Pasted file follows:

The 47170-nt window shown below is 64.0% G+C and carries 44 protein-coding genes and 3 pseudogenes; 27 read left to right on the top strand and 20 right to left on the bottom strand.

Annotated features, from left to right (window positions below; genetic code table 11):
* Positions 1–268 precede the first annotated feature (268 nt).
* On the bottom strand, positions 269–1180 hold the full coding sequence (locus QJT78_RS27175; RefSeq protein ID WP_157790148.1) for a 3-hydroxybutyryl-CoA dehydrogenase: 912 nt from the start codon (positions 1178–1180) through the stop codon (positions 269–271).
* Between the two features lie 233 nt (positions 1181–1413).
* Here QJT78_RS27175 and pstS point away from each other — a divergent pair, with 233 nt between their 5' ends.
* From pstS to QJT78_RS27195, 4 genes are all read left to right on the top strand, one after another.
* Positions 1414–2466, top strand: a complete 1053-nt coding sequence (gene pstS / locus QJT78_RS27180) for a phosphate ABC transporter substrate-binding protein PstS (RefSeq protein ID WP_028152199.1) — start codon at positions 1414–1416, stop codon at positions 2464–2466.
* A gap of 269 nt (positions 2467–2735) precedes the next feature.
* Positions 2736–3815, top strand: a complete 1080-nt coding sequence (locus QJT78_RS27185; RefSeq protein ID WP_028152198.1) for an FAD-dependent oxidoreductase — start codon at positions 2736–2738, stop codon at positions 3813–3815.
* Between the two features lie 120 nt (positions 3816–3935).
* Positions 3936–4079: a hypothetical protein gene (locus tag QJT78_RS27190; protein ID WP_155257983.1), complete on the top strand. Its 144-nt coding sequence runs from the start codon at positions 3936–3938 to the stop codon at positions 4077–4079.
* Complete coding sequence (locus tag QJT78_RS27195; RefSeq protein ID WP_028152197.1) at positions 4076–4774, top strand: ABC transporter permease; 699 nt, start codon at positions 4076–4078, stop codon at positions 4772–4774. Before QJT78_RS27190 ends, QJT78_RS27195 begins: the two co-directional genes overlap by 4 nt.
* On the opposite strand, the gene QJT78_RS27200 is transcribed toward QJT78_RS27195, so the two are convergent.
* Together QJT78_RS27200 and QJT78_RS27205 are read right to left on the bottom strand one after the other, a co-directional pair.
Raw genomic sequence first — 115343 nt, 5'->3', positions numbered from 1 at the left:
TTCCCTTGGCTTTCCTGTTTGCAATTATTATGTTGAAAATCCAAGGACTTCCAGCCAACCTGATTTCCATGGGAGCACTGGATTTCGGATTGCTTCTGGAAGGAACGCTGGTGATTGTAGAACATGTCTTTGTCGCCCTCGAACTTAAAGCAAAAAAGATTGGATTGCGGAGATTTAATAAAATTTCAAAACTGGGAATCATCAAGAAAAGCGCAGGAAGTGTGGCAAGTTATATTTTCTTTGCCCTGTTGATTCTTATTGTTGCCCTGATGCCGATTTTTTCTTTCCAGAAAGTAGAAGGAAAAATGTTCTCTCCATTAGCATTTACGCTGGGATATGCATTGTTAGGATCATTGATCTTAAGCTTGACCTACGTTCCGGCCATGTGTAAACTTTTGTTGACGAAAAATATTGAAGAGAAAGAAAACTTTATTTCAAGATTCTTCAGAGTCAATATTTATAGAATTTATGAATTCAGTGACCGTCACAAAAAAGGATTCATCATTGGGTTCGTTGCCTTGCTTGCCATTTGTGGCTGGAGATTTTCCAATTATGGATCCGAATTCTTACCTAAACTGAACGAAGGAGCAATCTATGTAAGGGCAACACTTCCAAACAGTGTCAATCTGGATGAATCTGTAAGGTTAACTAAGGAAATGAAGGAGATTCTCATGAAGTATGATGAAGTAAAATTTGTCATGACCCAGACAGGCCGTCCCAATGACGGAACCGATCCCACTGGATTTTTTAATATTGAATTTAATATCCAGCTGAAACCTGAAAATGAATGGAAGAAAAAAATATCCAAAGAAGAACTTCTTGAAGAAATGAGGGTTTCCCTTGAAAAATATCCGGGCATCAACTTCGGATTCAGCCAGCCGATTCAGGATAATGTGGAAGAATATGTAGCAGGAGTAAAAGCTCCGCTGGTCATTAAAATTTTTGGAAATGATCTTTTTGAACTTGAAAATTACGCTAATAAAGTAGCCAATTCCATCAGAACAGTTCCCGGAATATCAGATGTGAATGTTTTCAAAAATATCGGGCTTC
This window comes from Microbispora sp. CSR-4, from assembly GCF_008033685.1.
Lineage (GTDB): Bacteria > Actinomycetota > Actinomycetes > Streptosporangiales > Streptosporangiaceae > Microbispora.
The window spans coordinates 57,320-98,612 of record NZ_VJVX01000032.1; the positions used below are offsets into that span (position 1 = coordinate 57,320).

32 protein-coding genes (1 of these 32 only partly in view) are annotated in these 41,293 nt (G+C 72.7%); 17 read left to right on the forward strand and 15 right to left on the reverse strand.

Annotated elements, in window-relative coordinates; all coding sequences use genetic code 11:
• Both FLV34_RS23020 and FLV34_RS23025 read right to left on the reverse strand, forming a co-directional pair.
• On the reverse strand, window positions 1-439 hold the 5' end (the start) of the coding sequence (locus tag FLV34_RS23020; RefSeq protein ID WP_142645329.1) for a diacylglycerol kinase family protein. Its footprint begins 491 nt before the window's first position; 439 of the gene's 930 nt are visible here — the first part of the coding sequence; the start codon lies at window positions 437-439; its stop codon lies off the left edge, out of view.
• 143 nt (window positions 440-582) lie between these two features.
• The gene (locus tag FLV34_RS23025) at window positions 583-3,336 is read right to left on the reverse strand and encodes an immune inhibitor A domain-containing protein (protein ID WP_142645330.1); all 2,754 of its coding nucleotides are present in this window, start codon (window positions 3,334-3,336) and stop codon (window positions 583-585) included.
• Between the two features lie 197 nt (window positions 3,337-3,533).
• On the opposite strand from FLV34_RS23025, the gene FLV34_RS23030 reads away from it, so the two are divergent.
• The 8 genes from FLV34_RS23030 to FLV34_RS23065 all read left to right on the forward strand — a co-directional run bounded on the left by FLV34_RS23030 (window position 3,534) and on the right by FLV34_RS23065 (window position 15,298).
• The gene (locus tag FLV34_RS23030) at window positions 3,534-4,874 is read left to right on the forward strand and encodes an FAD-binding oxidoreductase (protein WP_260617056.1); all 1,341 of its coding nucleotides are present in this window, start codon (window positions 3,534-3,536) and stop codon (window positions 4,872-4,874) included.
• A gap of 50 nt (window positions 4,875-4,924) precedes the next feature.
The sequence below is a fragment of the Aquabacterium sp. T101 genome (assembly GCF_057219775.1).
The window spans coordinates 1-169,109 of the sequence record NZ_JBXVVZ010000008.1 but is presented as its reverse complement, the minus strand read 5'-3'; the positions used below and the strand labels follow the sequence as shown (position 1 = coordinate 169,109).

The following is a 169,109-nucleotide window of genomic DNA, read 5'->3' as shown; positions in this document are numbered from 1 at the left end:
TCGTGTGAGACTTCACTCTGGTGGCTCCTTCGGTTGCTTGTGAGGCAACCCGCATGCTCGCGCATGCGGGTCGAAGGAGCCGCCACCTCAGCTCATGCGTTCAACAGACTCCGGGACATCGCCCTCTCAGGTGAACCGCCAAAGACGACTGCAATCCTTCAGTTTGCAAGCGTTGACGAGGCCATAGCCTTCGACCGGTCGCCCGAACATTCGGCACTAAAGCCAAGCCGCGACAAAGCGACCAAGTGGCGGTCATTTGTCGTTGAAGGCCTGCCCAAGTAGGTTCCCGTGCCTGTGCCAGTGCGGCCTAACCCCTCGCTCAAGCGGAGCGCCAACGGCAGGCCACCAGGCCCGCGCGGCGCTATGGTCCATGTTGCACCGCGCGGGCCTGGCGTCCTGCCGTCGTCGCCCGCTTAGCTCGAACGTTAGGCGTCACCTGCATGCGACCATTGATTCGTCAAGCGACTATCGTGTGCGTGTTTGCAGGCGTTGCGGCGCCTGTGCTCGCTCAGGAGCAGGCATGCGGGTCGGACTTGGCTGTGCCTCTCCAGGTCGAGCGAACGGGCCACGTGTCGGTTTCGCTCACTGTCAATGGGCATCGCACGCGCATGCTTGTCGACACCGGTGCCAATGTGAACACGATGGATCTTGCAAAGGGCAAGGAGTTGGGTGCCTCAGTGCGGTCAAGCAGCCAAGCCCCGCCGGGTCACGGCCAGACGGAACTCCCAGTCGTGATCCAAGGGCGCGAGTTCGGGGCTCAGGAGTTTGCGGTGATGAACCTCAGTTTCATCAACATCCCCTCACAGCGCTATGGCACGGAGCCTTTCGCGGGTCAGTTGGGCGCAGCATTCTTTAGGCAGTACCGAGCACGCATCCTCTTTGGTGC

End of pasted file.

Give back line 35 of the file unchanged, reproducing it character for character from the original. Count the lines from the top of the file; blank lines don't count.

TCGTGTGAGACTTCACTCTGGTGGCTCCTTCGGTTGCTTGTGAGGCAACCCGCATGCTCGCGCATGCGGGTCGAAGGAGCCGCCACCTCAGCTCATGCGTTCAACAGACTCCGGGACATCGCCCTCTCAGGTGAACCGCCAAAGACGACTGCAATCCTTCAGTTTGCAAGCGTTGACGAGGCCATAGCCTTCGACCGGTCGCCCGAACATTCGGCACTAAAGCCAAGCCGCGACAAAGCGACCAAGTGGCGGTCATTTGTCGTTGAAGGCCTGCCCAAGTAGGTTCCCGTGCCTGTGCCAGTGCGGCCTAACCCCTCGCTCAAGCGGAGCGCCAACGGCAGGCCACCAGGCCCGCGCGGCGCTATGGTCCATGTTGCACCGCGCGGGCCTGGCGTCCTGCCGTCGTCGCCCGCTTAGCTCGAACGTTAGGCGTCACCTGCATGCGACCATTGATTCGTCAAGCGACTATCGTGTGCGTGTTTGCAGGCGTTGCGGCGCCTGTGCTCGCTCAGGAGCAGGCATGCGGGTCGGACTTGGCTGTGCCTCTCCAGGTCGAGCGAACGGGCCACGTGTCGGTTTCGCTCACTGTCAATGGGCATCGCACGCGCATGCTTGTCGACACCGGTGCCAATGTGAACACGATGGATCTTGCAAAGGGCAAGGAGTTGGGTGCCTCAGTGCGGTCAAGCAGCCAAGCCCCGCCGGGTCACGGCCAGACGGAACTCCCAGTCGTGATCCAAGGGCGCGAGTTCGGGGCTCAGGAGTTTGCGGTGATGAACCTCAGTTTCATCAACATCCCCTCACAGCGCTATGGCACGGAGCCTTTCGCGGGTCAGTTGGGCGCAGCATTCTTTAGGCAGTACCGAGCACGCATCCTCTTTGGTGC